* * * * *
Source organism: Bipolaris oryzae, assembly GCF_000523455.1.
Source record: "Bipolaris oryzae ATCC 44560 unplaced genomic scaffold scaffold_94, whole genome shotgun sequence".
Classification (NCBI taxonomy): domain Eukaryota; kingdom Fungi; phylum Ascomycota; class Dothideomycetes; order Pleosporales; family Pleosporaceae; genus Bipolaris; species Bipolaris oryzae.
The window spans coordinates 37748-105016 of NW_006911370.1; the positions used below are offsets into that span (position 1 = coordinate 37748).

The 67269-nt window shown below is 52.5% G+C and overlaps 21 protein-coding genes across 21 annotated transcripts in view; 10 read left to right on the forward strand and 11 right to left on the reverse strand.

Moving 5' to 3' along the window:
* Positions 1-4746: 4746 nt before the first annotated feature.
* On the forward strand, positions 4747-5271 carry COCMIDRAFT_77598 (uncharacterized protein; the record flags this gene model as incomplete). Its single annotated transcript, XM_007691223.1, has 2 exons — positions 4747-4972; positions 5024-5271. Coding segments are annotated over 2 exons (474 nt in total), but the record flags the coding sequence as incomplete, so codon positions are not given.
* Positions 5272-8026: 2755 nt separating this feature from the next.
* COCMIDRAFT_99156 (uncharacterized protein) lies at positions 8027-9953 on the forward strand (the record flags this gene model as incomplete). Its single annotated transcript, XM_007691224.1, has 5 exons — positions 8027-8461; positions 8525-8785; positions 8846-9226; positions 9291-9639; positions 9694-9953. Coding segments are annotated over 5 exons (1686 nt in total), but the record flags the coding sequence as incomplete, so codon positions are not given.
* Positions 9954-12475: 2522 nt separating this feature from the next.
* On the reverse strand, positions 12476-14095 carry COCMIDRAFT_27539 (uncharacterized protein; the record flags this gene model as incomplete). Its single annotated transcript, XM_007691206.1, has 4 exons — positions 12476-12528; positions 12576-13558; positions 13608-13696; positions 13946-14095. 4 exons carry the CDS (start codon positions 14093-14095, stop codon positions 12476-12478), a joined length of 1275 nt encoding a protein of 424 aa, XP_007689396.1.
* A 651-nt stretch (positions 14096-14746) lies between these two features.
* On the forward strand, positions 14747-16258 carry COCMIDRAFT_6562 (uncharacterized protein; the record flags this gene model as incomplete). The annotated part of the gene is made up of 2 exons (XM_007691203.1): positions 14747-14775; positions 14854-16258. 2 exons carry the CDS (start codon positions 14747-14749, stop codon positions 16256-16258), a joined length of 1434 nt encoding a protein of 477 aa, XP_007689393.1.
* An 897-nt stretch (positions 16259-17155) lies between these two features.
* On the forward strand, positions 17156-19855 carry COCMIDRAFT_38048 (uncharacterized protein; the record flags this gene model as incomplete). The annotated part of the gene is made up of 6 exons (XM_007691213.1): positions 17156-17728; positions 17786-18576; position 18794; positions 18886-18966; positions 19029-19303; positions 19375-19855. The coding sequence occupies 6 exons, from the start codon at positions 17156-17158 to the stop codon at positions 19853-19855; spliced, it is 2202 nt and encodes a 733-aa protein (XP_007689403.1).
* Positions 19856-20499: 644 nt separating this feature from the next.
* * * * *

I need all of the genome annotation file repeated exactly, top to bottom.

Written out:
Source organism: Bipolaris oryzae, assembly GCF_000523455.1.
Source record: "Bipolaris oryzae ATCC 44560 unplaced genomic scaffold scaffold_94, whole genome shotgun sequence".
Classification (NCBI taxonomy): domain Eukaryota; kingdom Fungi; phylum Ascomycota; class Dothideomycetes; order Pleosporales; family Pleosporaceae; genus Bipolaris; species Bipolaris oryzae.
The window spans coordinates 37748-105016 of NW_006911370.1; the positions used below are offsets into that span (position 1 = coordinate 37748).

The 67269-nt window shown below is 52.5% G+C and overlaps 21 protein-coding genes across 21 annotated transcripts in view; 10 read left to right on the forward strand and 11 right to left on the reverse strand.

Moving 5' to 3' along the window:
* Positions 1-4746: 4746 nt before the first annotated feature.
* On the forward strand, positions 4747-5271 carry COCMIDRAFT_77598 (uncharacterized protein; the record flags this gene model as incomplete). Its single annotated transcript, XM_007691223.1, has 2 exons — positions 4747-4972; positions 5024-5271. Coding segments are annotated over 2 exons (474 nt in total), but the record flags the coding sequence as incomplete, so codon positions are not given.
* Positions 5272-8026: 2755 nt separating this feature from the next.
* COCMIDRAFT_99156 (uncharacterized protein) lies at positions 8027-9953 on the forward strand (the record flags this gene model as incomplete). Its single annotated transcript, XM_007691224.1, has 5 exons — positions 8027-8461; positions 8525-8785; positions 8846-9226; positions 9291-9639; positions 9694-9953. Coding segments are annotated over 5 exons (1686 nt in total), but the record flags the coding sequence as incomplete, so codon positions are not given.
* Positions 9954-12475: 2522 nt separating this feature from the next.
* On the reverse strand, positions 12476-14095 carry COCMIDRAFT_27539 (uncharacterized protein; the record flags this gene model as incomplete). Its single annotated transcript, XM_007691206.1, has 4 exons — positions 12476-12528; positions 12576-13558; positions 13608-13696; positions 13946-14095. 4 exons carry the CDS (start codon positions 14093-14095, stop codon positions 12476-12478), a joined length of 1275 nt encoding a protein of 424 aa, XP_007689396.1.
* A 651-nt stretch (positions 14096-14746) lies between these two features.
* On the forward strand, positions 14747-16258 carry COCMIDRAFT_6562 (uncharacterized protein; the record flags this gene model as incomplete). The annotated part of the gene is made up of 2 exons (XM_007691203.1): positions 14747-14775; positions 14854-16258. 2 exons carry the CDS (start codon positions 14747-14749, stop codon positions 16256-16258), a joined length of 1434 nt encoding a protein of 477 aa, XP_007689393.1.
* An 897-nt stretch (positions 16259-17155) lies between these two features.
* On the forward strand, positions 17156-19855 carry COCMIDRAFT_38048 (uncharacterized protein; the record flags this gene model as incomplete). The annotated part of the gene is made up of 6 exons (XM_007691213.1): positions 17156-17728; positions 17786-18576; position 18794; positions 18886-18966; positions 19029-19303; positions 19375-19855. The coding sequence occupies 6 exons, from the start codon at positions 17156-17158 to the stop codon at positions 19853-19855; spliced, it is 2202 nt and encodes a 733-aa protein (XP_007689403.1).
* Positions 19856-20499: 644 nt separating this feature from the next.